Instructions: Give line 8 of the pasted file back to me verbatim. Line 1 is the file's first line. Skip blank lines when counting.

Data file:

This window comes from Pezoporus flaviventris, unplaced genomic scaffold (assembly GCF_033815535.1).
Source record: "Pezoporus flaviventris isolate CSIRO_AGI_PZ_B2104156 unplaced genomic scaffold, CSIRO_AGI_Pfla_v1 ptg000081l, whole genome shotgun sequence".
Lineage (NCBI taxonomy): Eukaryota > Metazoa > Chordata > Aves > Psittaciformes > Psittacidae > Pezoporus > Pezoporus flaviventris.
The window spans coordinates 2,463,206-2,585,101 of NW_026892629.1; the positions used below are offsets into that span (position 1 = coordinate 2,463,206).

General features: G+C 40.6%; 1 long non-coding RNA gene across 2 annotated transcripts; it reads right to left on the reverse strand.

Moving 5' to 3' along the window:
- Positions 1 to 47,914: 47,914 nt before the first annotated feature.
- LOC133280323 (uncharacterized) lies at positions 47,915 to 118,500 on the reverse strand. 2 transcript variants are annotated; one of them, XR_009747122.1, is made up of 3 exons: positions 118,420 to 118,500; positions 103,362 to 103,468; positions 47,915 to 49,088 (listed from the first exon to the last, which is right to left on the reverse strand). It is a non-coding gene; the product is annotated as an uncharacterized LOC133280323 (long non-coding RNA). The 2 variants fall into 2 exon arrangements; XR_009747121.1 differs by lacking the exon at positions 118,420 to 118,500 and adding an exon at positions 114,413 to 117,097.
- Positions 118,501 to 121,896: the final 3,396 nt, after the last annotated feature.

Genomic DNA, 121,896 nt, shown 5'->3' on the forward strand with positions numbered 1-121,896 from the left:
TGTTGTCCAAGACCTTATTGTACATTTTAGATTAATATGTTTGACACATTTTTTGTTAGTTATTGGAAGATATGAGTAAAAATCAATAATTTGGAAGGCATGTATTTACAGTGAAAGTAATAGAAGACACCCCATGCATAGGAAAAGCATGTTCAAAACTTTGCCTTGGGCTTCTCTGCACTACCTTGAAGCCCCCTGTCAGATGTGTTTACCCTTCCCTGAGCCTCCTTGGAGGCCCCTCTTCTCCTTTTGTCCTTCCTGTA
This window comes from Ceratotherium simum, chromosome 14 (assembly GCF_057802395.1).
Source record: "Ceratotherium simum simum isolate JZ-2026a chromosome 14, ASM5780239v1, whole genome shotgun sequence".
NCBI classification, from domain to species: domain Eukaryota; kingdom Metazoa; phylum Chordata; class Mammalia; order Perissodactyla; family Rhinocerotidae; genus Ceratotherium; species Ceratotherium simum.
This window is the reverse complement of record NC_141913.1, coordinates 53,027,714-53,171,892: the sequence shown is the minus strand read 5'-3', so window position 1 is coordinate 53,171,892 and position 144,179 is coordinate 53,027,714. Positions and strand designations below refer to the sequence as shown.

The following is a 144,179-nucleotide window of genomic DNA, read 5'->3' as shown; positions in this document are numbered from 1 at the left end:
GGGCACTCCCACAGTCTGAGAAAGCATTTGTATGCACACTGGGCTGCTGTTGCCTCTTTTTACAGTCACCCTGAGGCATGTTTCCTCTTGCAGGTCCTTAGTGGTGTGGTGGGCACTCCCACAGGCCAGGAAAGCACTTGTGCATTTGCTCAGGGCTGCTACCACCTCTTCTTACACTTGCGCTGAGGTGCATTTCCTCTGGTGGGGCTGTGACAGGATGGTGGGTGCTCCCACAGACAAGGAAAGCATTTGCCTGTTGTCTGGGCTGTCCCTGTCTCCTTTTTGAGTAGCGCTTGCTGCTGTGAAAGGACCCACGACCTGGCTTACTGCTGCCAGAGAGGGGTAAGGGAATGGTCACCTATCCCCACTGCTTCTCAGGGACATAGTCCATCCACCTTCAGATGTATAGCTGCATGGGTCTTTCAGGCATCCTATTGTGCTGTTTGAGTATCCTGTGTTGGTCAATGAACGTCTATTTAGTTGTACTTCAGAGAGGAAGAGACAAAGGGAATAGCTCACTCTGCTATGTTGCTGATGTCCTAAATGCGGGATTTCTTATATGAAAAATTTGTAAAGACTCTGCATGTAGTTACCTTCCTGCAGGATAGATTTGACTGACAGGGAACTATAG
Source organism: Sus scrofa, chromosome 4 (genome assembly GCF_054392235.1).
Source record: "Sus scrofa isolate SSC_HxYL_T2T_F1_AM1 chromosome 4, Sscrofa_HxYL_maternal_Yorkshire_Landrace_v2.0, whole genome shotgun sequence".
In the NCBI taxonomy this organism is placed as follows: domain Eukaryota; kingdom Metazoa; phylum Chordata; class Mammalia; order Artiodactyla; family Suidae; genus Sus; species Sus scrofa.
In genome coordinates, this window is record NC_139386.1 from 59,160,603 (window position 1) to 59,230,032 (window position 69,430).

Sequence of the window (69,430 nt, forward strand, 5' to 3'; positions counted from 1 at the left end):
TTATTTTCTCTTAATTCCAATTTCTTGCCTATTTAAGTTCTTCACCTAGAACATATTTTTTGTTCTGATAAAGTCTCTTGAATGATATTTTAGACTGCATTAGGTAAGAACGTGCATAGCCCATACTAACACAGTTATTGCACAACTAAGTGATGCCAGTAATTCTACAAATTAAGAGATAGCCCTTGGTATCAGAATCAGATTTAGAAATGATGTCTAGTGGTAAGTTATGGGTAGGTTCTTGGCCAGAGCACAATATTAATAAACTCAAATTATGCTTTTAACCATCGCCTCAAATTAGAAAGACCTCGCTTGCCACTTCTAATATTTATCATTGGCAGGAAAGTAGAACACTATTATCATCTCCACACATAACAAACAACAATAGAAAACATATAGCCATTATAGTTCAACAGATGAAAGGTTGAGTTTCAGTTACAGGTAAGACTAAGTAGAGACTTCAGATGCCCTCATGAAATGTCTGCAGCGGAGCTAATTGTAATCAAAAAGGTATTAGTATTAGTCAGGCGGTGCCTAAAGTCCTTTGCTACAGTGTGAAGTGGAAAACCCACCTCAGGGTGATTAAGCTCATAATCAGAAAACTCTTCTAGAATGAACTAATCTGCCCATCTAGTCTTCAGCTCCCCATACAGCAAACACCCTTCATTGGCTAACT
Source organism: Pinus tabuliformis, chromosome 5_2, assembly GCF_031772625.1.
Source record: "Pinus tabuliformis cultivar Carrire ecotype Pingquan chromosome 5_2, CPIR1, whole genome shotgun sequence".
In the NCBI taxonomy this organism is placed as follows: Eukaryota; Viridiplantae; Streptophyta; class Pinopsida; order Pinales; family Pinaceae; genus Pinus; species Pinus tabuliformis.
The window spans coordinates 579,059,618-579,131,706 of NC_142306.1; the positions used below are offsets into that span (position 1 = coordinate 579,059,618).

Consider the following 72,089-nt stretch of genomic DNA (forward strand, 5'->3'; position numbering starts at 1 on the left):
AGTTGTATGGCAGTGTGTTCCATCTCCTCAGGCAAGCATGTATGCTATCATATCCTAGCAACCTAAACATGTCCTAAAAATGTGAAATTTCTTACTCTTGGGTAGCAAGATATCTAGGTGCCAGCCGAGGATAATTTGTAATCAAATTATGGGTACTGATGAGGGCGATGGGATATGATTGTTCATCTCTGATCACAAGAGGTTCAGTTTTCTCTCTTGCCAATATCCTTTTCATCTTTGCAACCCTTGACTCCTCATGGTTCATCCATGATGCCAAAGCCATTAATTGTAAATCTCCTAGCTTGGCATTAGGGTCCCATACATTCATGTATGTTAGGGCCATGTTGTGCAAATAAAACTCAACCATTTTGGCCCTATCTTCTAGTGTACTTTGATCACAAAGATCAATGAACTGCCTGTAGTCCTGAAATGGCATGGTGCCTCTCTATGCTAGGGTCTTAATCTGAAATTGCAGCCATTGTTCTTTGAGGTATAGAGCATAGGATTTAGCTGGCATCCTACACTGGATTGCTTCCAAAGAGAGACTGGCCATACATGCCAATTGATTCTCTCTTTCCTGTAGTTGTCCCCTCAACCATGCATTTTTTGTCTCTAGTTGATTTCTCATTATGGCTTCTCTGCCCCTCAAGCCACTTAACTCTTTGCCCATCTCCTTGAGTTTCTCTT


- LOC133280323 (uncharacterized) lies at positions 47,915 to 118,500 on the reverse strand. 2 transcript variants are annotated; one of them, XR_009747122.1, is made up of 3 exons: positions 118,420 to 118,500; positions 103,362 to 103,468; positions 47,915 to 49,088 (listed from the first exon to the last, which is right to left on the reverse strand). It is a non-coding gene; the product is annotated as an uncharacterized LOC133280323 (long non-coding RNA). The 2 variants fall into 2 exon arrangements; XR_009747121.1 differs by lacking the exon at positions 118,420 to 118,500 and adding an exon at positions 114,413 to 117,097.